Libeled Lady is a fun concept for a film, and the movie wastes no time jumping into the plot. A newspaper accidentally prints a false article that calls into question the moral character of a young woman. When she threatens to sue, some conniving people at the newspaper seek to make the details of the article come true. I loved William Powell’s scheme, and how much work he puts into his con job. It is made even more humorous by the fact that things constantly don’t go as planned in the first act. Myrna Loy is a nice foil for his plans because it seems she is a step or two ahead of him. I think the transition from this early stage of flirtation to the later romance was played brilliantly, and I was fully invested in the relationship. The fishing scene in particular was good for a lot of laughs, even if I question their classification of a walleye as a member of the bass family (we know our freshwater fish here in Michigan.) Where the plot of Libeled Lady didn’t work so well was the relationship drama between Spencer Tracy and Jean Harlow. I totally understood the necessity for this B-story to exist because of the way it intersects with the A-story, I simply wasn’t as invested in their romance. The two seemed doomed from the first frame and the roving affections of Harlow’s character undermined their entire story. However, I did like the ticking clock it put on some of the events at the end, and how it built drama right up until the final scenes. I was a bit annoyed by the somewhat incomplete conclusion to the film. It didn’t feel like there was a proper resolution to everything, and even though I admit that I was chuckling at the end, it was a bit disappointing. Perhaps they tried one too many last-minute plot twists for their own good. That being said, Libeled Lady was still an enjoyable film, and one that I found quite charming. I would gladly watch it again any day.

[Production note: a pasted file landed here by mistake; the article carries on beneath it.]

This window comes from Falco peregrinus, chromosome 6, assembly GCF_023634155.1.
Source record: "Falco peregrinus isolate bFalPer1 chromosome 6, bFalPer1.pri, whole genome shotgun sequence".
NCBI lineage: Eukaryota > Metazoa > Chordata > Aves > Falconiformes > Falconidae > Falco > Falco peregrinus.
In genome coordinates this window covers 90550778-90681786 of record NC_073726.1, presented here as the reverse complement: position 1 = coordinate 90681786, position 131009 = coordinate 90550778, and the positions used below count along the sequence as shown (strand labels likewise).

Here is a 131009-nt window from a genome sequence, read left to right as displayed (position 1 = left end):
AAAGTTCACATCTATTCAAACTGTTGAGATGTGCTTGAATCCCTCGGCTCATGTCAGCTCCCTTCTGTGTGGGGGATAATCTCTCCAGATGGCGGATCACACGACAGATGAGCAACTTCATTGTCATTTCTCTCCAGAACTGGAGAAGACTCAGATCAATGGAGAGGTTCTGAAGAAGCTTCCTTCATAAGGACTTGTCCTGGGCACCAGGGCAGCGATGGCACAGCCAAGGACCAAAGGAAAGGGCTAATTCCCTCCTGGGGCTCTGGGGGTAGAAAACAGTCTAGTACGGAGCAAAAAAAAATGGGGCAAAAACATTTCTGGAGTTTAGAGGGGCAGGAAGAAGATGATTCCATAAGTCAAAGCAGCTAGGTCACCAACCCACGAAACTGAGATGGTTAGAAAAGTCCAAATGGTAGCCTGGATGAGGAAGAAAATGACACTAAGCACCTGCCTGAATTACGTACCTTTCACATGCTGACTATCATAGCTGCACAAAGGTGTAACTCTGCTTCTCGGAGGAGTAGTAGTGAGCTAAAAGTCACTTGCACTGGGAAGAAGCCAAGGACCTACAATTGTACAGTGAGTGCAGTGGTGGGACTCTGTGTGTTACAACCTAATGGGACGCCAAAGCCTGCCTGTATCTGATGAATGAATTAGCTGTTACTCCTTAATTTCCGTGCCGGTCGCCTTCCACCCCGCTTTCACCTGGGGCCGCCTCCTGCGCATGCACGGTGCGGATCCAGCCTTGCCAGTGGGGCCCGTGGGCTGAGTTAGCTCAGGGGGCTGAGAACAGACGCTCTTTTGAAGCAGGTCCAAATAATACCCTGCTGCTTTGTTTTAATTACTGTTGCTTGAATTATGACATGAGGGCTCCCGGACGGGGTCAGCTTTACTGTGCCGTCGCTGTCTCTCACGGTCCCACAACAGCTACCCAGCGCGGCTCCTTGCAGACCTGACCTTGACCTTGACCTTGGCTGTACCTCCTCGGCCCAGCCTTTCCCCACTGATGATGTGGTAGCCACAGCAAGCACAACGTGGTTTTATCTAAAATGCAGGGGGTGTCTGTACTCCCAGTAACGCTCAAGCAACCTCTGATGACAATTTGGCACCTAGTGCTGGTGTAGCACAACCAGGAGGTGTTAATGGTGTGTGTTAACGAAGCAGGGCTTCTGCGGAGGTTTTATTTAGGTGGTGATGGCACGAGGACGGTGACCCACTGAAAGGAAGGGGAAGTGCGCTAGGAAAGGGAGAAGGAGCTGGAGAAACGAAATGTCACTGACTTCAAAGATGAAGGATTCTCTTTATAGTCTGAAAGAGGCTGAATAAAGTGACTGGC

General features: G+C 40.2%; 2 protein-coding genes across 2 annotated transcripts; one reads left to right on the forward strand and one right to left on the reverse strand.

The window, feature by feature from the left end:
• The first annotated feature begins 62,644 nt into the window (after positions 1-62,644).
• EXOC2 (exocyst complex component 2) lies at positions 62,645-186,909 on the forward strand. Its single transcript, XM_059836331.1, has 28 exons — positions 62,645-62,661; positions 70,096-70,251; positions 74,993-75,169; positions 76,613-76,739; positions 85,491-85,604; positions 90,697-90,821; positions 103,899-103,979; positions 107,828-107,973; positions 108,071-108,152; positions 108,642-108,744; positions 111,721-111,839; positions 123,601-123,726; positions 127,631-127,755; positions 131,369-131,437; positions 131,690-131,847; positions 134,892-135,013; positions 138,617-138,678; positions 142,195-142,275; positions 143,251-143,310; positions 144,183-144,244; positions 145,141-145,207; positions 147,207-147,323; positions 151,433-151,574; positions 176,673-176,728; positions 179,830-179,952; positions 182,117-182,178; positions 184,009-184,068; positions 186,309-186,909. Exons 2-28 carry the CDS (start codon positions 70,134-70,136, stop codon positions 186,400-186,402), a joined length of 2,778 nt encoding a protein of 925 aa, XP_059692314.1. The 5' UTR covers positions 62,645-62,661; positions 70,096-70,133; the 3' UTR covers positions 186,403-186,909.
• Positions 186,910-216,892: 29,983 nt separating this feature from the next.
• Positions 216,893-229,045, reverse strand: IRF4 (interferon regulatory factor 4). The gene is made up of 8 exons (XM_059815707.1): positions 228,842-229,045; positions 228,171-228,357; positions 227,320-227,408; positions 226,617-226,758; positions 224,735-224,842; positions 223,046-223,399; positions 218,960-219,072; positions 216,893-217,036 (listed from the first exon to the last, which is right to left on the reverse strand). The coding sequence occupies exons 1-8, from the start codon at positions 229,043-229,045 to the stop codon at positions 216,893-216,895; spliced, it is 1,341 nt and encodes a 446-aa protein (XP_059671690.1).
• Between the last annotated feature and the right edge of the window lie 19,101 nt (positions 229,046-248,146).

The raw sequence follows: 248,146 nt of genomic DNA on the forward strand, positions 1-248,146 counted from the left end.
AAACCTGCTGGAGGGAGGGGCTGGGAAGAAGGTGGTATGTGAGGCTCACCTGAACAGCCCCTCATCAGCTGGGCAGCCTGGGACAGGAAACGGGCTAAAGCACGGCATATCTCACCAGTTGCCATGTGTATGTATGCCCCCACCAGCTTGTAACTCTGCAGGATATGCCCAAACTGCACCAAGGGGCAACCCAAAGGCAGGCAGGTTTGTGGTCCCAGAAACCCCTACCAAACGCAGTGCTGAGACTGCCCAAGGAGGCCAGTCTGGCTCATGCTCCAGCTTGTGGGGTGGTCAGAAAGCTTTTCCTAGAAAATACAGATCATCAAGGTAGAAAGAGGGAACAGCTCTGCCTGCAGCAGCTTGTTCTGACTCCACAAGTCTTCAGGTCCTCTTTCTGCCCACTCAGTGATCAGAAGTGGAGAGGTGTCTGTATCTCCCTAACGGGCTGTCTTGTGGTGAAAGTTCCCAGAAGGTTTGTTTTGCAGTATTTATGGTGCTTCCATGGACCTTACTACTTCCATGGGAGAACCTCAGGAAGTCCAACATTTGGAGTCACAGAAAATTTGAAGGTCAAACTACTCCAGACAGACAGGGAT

It was a fun screwball comedy, I mostly saw it for the cast though.